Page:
So there then followed my biggest ever trust in human nature in my life. Pay a man I didn't know thousands of dollars for a bike I hadn't seen, on the other side of the world. Pay some folks in the Peak District I had never met to truck it to the port in LA, ship it to the UK and lorry it to Ashbourne. And then pay someone else to ship it to Scotland. What was I doing? And what would I get at the end of that lot?

What I got was exactly what had been promised by everyone, and hats off to them all. Thanks all round. The bike arrived in Scotland, gleaming black and in pristine condition, one day when I was out at work. And you know what? She started on the button when I got home.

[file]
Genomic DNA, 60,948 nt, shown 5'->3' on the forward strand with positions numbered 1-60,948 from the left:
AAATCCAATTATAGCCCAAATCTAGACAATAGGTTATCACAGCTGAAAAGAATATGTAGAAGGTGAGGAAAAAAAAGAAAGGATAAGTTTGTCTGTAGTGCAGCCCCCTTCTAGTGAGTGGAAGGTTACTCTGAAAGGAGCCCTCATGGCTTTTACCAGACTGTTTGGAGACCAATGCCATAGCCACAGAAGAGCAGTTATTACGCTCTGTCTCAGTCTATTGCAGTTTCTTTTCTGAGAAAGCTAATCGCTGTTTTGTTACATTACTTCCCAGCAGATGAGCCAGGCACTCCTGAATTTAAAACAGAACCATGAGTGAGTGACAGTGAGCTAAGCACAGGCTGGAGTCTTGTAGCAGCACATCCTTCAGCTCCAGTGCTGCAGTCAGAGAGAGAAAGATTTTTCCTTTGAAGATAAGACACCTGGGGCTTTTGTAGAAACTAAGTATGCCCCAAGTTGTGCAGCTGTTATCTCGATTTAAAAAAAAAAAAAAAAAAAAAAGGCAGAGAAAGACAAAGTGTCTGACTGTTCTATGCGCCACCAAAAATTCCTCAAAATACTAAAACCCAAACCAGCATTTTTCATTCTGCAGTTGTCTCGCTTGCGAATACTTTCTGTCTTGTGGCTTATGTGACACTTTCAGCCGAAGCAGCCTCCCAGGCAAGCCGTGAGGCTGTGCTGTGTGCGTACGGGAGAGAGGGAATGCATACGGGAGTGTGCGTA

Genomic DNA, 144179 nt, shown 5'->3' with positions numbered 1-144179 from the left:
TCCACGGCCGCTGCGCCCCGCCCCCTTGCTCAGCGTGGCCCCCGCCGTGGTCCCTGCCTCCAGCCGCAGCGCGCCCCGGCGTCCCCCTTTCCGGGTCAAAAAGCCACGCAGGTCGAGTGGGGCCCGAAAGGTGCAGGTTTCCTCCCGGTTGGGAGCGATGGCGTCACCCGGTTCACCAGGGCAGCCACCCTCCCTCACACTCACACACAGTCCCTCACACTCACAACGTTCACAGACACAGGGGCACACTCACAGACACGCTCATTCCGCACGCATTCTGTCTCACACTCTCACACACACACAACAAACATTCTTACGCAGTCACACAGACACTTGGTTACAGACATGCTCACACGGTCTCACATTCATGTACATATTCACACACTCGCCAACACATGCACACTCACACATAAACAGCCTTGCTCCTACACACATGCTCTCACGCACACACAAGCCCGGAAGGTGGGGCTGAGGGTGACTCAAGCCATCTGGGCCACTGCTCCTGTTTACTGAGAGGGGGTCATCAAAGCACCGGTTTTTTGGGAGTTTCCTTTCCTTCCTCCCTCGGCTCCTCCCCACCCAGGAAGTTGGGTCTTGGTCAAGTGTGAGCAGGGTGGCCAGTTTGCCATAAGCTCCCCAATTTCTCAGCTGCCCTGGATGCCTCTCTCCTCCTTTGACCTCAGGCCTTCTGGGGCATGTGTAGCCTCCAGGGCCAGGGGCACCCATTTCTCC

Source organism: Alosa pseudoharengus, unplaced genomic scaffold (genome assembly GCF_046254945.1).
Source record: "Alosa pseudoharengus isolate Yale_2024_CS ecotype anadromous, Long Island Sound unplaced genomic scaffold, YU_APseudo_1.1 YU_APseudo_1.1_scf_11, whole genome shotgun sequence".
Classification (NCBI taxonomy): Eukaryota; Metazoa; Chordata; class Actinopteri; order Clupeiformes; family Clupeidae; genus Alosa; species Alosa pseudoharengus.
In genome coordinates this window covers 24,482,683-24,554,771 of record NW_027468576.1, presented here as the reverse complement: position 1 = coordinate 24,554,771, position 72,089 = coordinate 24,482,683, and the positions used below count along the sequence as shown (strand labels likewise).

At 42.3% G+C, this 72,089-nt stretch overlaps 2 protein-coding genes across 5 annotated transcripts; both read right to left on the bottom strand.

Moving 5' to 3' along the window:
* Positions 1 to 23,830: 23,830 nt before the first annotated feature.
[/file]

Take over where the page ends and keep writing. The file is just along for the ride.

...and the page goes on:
So let me get technical, an overhead valve, external pushrod tunnel, 749cc boxer twin, descended from an OHV 1938 BMW R66. Upgraded with electronic ignition and CV carbs from Keihin. She may now have an electric leg, but the chrome shiny one kickstart is still there. 'Ski' at Triquest, the San Jose Ural dealer, was paid on trust to prep her, and he did a great job of returning her to normal (49 State specification), removing the tortuous arrangement of tubes and valves that passes for emission controls just in California. A very helpful man.

The frame is beautifully powder-coated smooth black. The tin-ware is all primered, smooth and immaculately pinstriped. She stops smartly thanks to an Italian Brembo disc at the front, and at the back, wait for it, is an hydraulic drum, courtesy of a Lada car, itself a derivative of an Italian Fiat design.